The Irony of Moral Panic over Surplus Men

Helen Kleeb and Mary Jackson as the Baldwin spinsters, from The Waltons.

You know the moral panic over unemployed men has reached epic proportions when it’s enough to turn Ross Douthat into FDR. According to Douthat, the “slow burning social crisis” in America of low workforce participation by men and concomitant lagging family formation is so dire that it requires an “emergency response” by—gasp!—the government, deficits be damned. He’s proposing a package of “a few sticks and a lot of very expensive carrots”:

The carrots would include a large wage subsidy and a per-child tax credit and a substantial corporate tax cut and an employer-side payroll tax holiday to encourage hiring. They would also include an infrastructure bill written to include a certain amount of make-work spending and in increase in government hiring in traditionally-male fields..

There are some obvious problems with Douthat’s prescription beyond its admitted looseness. As the stimulus program effort to funnel money to “shovel-ready” projects showed, it’s harder than it looks to get money into the paychecks of the working class. Some of the money got stuck in layers of bureaucracy. And unlike the make-work programs of the Great Depression, when thousands of men could be given a shovel or pick-axe and employed building roads and bridges, most infrastructure projects today are highly specialized; much of the funding went to specialty engineering firms that hired relatively few laborers.

And even bringing back manufacturing jobs is no panacea to the problem of male unemployment. Modern manufacturing jobs employ many fewer people than twenty years ago, and many of the jobs that do exist are going begging because companies can’t find properly trained workers.

And his sticks, which include cuts to Social Security disability, unemployment and Medicaid benefits, would only work if the spending were successful in creating enough accessible jobs for those who are currently unemployed. Otherwise, it’s just that same conservative strategy of punishing the poor for not having work they can’t find.

But there’s an irony here beyond the crisis in male unemployment having allayed Douthat’s “conservative-communitarian suspicion of state power.” One-hundred and twenty-five years ago, in another time of massive social change, the tables were turned: the country was in a moral panic over “surplus” women.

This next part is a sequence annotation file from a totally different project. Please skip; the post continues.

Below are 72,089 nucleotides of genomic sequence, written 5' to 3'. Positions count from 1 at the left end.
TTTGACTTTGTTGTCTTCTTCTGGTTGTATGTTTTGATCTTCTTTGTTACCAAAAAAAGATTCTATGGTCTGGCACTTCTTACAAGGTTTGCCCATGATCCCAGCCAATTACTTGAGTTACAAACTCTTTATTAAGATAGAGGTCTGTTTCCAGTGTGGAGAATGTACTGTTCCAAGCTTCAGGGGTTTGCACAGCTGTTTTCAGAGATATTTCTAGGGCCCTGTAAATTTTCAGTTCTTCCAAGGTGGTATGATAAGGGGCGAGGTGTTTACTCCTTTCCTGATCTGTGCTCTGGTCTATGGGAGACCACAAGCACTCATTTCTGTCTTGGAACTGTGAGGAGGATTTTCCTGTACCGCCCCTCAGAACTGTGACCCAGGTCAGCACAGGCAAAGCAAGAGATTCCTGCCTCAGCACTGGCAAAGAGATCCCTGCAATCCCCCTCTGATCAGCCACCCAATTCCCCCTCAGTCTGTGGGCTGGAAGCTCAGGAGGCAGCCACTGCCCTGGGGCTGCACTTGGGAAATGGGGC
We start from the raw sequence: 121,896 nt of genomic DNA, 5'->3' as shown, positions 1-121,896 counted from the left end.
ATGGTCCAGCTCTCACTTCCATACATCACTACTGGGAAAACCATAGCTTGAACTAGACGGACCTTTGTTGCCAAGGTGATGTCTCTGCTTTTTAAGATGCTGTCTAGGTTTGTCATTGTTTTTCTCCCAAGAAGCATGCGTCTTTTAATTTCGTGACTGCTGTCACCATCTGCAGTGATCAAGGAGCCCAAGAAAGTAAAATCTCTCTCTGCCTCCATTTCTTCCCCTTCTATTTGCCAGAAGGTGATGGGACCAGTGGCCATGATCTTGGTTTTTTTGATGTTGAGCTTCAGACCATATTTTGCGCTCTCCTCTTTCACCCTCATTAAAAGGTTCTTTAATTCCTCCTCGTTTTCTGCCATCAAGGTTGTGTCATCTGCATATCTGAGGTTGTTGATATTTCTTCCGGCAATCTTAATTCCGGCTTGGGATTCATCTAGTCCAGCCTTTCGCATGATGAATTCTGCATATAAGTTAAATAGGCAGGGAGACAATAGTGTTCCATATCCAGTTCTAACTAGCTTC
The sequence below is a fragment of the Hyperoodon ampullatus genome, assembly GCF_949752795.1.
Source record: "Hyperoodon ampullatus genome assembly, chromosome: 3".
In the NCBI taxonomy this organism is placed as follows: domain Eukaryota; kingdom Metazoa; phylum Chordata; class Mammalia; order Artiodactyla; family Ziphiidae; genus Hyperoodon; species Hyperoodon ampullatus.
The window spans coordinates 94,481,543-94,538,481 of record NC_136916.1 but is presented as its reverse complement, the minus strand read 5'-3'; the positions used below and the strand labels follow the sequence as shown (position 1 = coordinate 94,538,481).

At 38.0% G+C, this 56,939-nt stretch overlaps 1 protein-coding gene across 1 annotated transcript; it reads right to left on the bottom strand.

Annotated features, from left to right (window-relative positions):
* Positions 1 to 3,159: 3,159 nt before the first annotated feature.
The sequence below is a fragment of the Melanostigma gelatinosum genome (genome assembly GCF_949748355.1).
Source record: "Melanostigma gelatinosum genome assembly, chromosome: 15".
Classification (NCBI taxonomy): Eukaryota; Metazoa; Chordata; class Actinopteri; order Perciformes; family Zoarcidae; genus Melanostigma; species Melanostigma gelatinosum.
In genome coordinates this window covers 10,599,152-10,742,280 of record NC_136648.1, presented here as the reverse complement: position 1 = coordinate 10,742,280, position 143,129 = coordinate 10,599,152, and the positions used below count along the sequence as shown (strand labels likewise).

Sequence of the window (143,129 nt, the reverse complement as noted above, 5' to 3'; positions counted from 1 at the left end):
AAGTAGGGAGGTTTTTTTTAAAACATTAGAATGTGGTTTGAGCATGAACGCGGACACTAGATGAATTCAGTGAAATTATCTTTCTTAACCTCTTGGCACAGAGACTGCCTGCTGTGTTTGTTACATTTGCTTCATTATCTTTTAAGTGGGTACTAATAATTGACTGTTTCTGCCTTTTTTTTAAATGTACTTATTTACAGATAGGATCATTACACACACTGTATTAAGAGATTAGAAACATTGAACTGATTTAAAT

In the 1880s and 1890s, life changed dramatically for American women. Men needed to stay in school longer to prepare themselves to work in an increasingly industrialized and urbanized economy. As a result, men weren’t getting married until their mid-twenties or later, meaning that women also weren’t getting married as young and faced a period of functional “unemployment” in their early twenties when a generation before they would have been wives.

And more and more women weren’t getting married at all, due to a short-term population imbalance after the Civil War and a dearth of marriageable men on the East Coast as men went West to make a living. By 1880, a third of the women living in New England and the Mid-Atlantic hadn’t gotten married by their thirtieth birthday. There was an estimated surplus of 60,000 single women in Massachusetts alone. In 1883, suffragist Lillie Devereux Blake told a congressional committee investigating the problem of “surplus women” that marriage was “no longer a career for women, nor a means of support for them.”

Victorian society panicked about what to do with these surplus women, as the New York Times and Washington Post warned of a generation of spinsters. Male authorities, predictably, said the problem was too much education for women. “Girls are being prepared daily, by ‘superior education’ to engage, not in childbearing and housework, but in clerkships, telegraphy, newspaper-writing, school-teaching etc.,” complained Nathan Allen in the Journal of Psychological Medicine.

The problem of “surplus” women more or less ended up solving itself. Around 1890, the demand for secretarial workers exploded as the dual developments of stenography and typewriters created the modern office, and formerly unemployed single women rushed to fill clerical jobs, as well as other jobs created by the industrial revolution, like saleswomen in department stores.

There’s no telling whether modern blue-collar men will be rescued by technological innovation or the birth of new industries. But it is refreshing to see conservatives like Douthat admit that lagging family formation among the poor isn’t due to some moral flaw or the temptations of evil liberals like “Murphy Brown,” but structural conditions like the lack of employment. For too long, conservatives have focused on the demand side of the equation, looking for ways to harangue segments of the population that are disinclined toward marriage and other markers of civic adulthood to get married for religious or moral reasons.

But it’s the supply side of the equation that needs attention. There simply isn’t a large enough supply of working class men with stable jobs to entice working class women to marry them. Many working class women correctly calculate that it’s better to be a single mom than to support both a child and an unemployed or sporadically employed husband. The fact that there’s no crisis of family formation among the college educated proves it’s not a matter of cultural influence—or even religiosity. In the end, it’s not a matter of morals, but money.